Our aim with Expert Support’s online library is to share some knowledge and expertise with you that we have gleaned from over two decades in the business of technical communication. We hope this sparks conversations with you and encourages you to join our network.
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Money is tight these days, especially in the software business. When money gets tight, budgets get cut. Unfortunately, sometimes the wrong line items get cut. Often, far too often, software companies cut the documentation budget when they shouldn’t.
What it is… As technical writers, we are often called upon to do a developmental edit on existing documentation. As a web search quickly reveals, “developmental edit” means different things to different people.
Do you need a documentation manager, but just for four weeks out of the year? You aren’t alone. Documentation is critical to the task of presenting products to customers, but small companies can’t afford to have a full-time documentation expert on staff.
You’re working on the release of your new software, hardware, widget, or other technical masterpiece, and realize that you need to include documentation in the package to get your customers started using your product. The question is, what role do you want the docs to play?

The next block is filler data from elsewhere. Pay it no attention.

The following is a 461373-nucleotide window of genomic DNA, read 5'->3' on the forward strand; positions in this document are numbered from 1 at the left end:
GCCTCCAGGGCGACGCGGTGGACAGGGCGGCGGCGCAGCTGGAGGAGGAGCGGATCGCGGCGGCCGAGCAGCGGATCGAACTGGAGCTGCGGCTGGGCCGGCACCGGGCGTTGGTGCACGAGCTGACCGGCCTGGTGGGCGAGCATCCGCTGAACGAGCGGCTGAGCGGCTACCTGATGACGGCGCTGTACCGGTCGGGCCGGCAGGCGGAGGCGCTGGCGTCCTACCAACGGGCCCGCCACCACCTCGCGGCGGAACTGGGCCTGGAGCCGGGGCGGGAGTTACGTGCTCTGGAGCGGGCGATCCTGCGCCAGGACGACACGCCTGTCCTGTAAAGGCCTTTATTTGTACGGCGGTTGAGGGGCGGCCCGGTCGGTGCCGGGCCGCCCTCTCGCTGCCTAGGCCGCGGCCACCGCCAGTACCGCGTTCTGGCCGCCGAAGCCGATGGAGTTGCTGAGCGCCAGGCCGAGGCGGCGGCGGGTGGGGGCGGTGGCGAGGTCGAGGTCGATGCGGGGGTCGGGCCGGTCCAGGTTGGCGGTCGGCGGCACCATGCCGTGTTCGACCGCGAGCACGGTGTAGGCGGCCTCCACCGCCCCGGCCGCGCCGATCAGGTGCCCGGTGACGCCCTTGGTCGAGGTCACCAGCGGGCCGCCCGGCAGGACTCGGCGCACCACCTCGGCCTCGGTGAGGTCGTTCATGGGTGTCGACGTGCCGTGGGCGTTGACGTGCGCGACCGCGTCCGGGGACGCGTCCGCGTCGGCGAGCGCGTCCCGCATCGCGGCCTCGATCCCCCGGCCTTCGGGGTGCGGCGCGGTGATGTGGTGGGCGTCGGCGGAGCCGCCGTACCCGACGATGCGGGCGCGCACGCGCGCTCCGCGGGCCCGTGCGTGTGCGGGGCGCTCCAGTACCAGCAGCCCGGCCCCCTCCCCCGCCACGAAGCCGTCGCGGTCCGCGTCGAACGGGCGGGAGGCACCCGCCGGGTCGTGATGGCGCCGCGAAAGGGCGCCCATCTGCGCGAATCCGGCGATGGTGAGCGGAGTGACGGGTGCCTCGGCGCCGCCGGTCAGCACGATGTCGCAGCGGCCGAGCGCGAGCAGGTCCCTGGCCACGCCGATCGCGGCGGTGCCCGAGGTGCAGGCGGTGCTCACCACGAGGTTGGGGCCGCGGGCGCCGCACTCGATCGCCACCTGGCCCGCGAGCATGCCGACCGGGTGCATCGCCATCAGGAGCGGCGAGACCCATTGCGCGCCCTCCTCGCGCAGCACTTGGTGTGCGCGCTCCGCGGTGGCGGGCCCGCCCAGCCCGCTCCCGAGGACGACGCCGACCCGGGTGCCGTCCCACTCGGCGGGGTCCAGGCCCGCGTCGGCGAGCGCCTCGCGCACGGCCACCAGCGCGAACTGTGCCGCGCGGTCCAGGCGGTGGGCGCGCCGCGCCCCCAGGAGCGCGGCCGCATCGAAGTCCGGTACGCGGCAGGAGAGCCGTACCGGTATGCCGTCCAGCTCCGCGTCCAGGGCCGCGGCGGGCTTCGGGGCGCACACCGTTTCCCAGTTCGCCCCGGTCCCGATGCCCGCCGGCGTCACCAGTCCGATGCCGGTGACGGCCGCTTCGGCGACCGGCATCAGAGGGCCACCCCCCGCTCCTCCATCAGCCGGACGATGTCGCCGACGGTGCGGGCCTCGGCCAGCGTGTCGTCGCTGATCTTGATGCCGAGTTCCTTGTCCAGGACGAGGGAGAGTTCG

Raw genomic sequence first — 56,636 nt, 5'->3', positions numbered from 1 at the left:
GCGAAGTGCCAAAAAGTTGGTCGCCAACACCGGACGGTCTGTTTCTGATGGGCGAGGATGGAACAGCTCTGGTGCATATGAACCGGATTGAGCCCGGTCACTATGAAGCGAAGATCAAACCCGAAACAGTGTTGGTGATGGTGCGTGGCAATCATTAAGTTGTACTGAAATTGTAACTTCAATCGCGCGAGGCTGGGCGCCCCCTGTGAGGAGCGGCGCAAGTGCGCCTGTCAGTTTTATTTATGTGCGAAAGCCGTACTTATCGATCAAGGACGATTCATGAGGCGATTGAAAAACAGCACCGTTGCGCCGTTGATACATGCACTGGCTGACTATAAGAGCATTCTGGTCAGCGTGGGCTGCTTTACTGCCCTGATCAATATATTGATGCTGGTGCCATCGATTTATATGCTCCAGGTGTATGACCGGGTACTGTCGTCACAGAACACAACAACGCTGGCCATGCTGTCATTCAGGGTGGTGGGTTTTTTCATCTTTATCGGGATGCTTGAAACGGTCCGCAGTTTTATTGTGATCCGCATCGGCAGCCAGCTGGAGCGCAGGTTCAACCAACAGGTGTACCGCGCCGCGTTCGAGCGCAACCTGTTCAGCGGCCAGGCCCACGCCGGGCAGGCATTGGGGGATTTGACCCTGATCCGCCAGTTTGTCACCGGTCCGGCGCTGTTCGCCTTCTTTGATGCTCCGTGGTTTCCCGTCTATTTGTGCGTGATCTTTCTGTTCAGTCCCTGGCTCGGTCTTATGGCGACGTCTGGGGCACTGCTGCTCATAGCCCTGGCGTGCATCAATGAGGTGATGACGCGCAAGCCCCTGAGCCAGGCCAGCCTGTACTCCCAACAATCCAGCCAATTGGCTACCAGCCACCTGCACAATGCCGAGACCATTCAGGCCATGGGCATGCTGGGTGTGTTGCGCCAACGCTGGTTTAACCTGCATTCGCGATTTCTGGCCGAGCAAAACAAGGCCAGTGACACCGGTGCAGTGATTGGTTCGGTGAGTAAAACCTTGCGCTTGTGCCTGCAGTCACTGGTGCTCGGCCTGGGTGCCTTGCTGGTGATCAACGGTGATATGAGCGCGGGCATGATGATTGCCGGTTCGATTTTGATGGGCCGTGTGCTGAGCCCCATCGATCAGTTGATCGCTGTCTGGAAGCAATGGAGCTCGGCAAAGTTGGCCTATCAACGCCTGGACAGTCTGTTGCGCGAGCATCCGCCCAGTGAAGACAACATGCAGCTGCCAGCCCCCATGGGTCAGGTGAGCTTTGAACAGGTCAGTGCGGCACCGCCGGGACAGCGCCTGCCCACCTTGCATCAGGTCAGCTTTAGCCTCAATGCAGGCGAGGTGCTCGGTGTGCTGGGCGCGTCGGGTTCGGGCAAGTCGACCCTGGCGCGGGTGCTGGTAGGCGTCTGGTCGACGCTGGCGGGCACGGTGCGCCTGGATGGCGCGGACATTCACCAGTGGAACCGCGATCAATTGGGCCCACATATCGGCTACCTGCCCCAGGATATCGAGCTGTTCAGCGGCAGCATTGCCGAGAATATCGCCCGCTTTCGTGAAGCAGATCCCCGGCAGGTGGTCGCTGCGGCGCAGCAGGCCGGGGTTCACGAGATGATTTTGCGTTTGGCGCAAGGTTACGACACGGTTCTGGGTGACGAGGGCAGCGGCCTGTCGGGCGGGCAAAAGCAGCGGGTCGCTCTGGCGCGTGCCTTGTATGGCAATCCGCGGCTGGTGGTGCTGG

You’re working on the release of your new software, hardware, widget, or other technical masterpiece, and realize that you need to include some documentation in the package to get your customers started using your product. The question is, what role do you want the docs to play?
Oh my gosh, my meeting is in 30 minutes and I need a doc budget! The purpose of this article is to give you enough information about budgeting software documentation projects that you can quickly come up with a back-of-the-envelope estimate of the time and money required.
Definitions, suggestions, and examples to help you create an excellent API reference manual…
Technical documents have a purpose. If you don’t understand the purpose of a document before you start writing it, you may deliver the wrong document. A document specification (doc spec) should define your document before you have a chance to get into trouble.
In Silicon Valley companies (actually in nearly all technology companies) people play “Chicken” with schedules. Huh, you say?
You have a new software tool project, and you know the finished product is going to need good documentation. What does that mean, and what’s it going to take? When should you get started working on the documentation, and how much of your team’s time will be taken up by it?